And bad news for Mike & Ike lovers looking to explore the possibility of a plant-based/cruelty-free diet or way of life, as this classic, much-loved American candy is not technically vegan.
Like many other candies on the market, Mike and Ike’s are not fully vegan-friendly because they contain a product called Confectioner’s Glaze, which contains shellac – a non-vegan ingredient that’s made from beetles.
So, next time you grab a packet of Mike & Ike’s at the gas station to feed that sugar craving, be mindful of the fact that you’ll also be consuming bugs… lovely.
As an Amazon Associate, I earn from qualifying purchases. The links below may be affiliate links. Please read my disclosure policy for more information.
The History of Mike & Ike’s
Mike & Ike’s are a popular American candy that was first available back in the 1940’s. Like most modern candies, they come in many flavours, such as Root Beer, ‘Berry Blast’, Cherry Cola, ‘Italian Ice’ ‘Jolly Joes’, ‘Sweet Paradise’, ‘Sour Fruits’, and ‘Tropical Typhoon’.
It is alleged that their name does not derive from the creators of the candy but from a comic strip of the same name.
What is Shellac?
Shellac is the shiny coating used in a lot of candies. It contains shellac resin, which is derived from the female lac beetle, which secretes the resin as she moves along her terrain.
What Else Goes into Mike & Ike’s ‘Original’ Candy?
The current ingredients are as follows:
- Corn syrup
- Modified food starch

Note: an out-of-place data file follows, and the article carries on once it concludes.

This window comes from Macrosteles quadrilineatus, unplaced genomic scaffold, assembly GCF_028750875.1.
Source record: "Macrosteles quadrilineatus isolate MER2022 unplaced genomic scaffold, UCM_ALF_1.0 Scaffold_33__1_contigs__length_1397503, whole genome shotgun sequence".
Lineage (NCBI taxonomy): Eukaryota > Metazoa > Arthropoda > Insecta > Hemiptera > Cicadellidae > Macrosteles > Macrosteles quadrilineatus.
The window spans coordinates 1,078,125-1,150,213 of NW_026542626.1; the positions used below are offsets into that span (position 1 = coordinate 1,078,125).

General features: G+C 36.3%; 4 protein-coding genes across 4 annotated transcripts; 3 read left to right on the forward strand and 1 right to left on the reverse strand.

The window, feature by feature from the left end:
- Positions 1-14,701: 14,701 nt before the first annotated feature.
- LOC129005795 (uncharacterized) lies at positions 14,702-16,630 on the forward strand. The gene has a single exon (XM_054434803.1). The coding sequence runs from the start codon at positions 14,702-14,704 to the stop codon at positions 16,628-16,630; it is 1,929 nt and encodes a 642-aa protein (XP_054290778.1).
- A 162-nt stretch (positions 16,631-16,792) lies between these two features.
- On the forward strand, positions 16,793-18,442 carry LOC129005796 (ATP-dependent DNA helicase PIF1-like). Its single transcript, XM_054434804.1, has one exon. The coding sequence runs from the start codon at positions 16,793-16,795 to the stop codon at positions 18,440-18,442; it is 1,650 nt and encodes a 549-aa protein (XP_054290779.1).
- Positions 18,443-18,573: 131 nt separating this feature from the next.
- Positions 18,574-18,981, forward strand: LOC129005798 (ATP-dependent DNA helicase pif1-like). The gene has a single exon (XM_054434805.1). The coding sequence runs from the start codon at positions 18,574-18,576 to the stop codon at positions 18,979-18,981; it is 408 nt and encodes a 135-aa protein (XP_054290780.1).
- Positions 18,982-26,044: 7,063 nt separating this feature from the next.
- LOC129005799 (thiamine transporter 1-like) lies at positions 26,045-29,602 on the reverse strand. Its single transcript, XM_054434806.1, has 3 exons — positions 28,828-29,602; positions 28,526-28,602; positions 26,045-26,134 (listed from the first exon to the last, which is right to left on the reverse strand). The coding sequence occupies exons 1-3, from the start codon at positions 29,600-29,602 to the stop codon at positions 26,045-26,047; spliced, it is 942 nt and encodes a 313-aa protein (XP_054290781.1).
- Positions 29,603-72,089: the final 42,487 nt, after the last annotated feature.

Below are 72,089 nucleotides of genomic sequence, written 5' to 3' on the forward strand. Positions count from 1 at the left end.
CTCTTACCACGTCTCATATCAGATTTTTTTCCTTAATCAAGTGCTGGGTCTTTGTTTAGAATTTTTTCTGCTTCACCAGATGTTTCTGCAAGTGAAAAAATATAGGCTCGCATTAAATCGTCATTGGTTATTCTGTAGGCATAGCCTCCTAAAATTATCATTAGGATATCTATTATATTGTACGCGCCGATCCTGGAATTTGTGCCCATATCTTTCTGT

- Fruit juice from concentrate, and also contains less than 2% of Citric Acid
- Malic Acid
- Fumaric Acid
- Sodium Citrate
- Natural and Artificial Flavors
- Confectioners Glaze
- Carnauba Wax
- Medium Chain Triglycerides
- Red #40, Yellow #5, Yellow #6, and Blue #1
What About Other M&I Flavors?
At present, research would indicate that all Mike & Ike’s candy isn’t vegan-friendly, as they all contain confectioner’s glaze/shellac.
Blurred Lines within the Vegan Community Regarding Shellac
There are mixed opinions in the vegan community regarding the use of shellac, as the resin is left behind on tree branches, and isn’t sourced directly from the beetle in a cruel manner, ergo they aren’t harmed for the production of the candy.
Other vegans naturally reject the use of shellac within products because it’s still classed as an animal product and the harvesting of the resin is not sustainable, as the collation of the product is similar to how beeswax is extracted.
The Controversy Behind Refined Sugar & Sweeteners
Another common misconception is that sugar (derived from sugar cane) is vegan because it is a plant-based product. Again – not the case.
Refined cane sugar is heavily processed, and part of that process includes the use of bone char (which has usually been left over from the meat industry and included animal bones that have been heated on high temperatures), which is naturally something avoided by many vegans.